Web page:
44 guns among assets reported lost by police

MALAYSIA - Royal Malaysian Police (PDRM) lost 309 units of assets worth RM1.3 million ($504,000) between 2010 and last year, including 44 firearms, 29 vehicles and 156 handcuffs, the 2012 Auditor-General's Report revealed yesterday.

Some 26 walkie-talkies, 22 radios, six cameras, four computers and a handphone were among those that had gone missing.

Selangor police registered the highest number of such cases (35), followed by Penang (28) and Johor (23).

An audit check on reports of loss of assets between 2010 and last year submitted by Bukit Aman, state police headquarters and other units showed that investigations into 32 (43.8 per cent) of 73 cases detected in 2010 had been completed and were "written off", either by the Inspector-General of Police or by his deputy via their power of disposal.

In 2011, investigations were carried out on eight cases, or 17.8 per cent, of 45 cases and these eight cases had been written off.

Last year, two of 95 asset loss cases were dropped after the assets were recovered while the remaining cases were still being investigated.

"Auditing showed loss of asset management at Bukit Aman and three state police headquarters as less than satisfactory," the report said.

The report proposed a slew of measures to the police, including conducting regular checks and taking preventive steps, particularly for police assets such as firearms and handcuffs.

It also suggested that a surcharge be imposed and disciplinary action be taken against officers and personnel if the assets go missing due to theft, cheating and negligence.

In its response, PDRM said they would introduce a system to ensure that federal police are kept informed about the losses.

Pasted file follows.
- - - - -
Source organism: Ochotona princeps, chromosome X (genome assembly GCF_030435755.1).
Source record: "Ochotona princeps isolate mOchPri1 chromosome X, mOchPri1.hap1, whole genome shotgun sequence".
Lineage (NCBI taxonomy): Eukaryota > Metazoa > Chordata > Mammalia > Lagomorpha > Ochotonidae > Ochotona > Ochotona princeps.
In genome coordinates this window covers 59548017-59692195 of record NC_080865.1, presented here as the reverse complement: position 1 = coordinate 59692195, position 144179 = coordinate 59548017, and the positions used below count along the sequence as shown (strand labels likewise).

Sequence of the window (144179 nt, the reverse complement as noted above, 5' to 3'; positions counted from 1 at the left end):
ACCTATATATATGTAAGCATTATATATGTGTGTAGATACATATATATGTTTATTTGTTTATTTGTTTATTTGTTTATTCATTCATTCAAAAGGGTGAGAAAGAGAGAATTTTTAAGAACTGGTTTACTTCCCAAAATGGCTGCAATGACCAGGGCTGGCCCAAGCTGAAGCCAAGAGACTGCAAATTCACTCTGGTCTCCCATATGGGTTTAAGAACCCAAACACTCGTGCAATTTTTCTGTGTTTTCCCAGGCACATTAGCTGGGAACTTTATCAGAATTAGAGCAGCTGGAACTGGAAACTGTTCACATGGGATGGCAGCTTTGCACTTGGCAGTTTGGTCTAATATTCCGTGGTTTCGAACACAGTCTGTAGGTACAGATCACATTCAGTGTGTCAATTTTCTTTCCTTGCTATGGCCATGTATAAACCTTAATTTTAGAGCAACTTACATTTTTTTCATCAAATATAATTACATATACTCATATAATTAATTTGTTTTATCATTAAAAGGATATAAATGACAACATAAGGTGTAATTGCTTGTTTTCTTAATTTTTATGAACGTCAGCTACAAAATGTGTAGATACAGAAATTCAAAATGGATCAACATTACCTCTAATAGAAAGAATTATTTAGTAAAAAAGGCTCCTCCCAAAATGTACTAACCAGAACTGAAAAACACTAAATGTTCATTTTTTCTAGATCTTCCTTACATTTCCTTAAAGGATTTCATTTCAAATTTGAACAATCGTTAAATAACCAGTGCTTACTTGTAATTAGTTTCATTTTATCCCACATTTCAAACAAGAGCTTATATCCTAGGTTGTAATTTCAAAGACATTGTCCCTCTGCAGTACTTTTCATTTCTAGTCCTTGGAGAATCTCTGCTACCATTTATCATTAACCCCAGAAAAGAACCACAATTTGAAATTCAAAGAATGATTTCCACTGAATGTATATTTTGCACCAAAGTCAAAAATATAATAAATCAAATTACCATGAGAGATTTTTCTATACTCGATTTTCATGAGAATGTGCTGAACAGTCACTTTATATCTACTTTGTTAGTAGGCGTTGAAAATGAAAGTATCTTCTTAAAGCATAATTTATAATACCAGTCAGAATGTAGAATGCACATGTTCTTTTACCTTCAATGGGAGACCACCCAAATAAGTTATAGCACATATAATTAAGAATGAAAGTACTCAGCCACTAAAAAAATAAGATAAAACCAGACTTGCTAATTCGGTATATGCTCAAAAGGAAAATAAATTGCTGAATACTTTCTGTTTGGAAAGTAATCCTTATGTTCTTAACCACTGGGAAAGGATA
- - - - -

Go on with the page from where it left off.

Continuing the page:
"The system will be developed by PDRM's Information Technology Unit and Logistics Department (LAD), with the aim of monitoring initial and final reports on missing assets, PDRM said.

Other measures included taking disciplinary action against those who failed to follow directives and regulations and sending officers and civilian officers for courses.

Police also said there was no monitoring at the state police headquarters' level as to the statistics of missing assets. In addition, there was also no coordination and streamlining of information involving loss of assets.

Police said a directive, dated June 5, 2013, had been issued to the Selangor and Johor police heads of management to streamline their records for the period between 2010 and last year.

The heads of management were also directed to submit their findings to an investigating committee. A similar directive was issued to other state police contingents the next day.

Police said a standard operating procedure on the management of asset loss will take effect in December.

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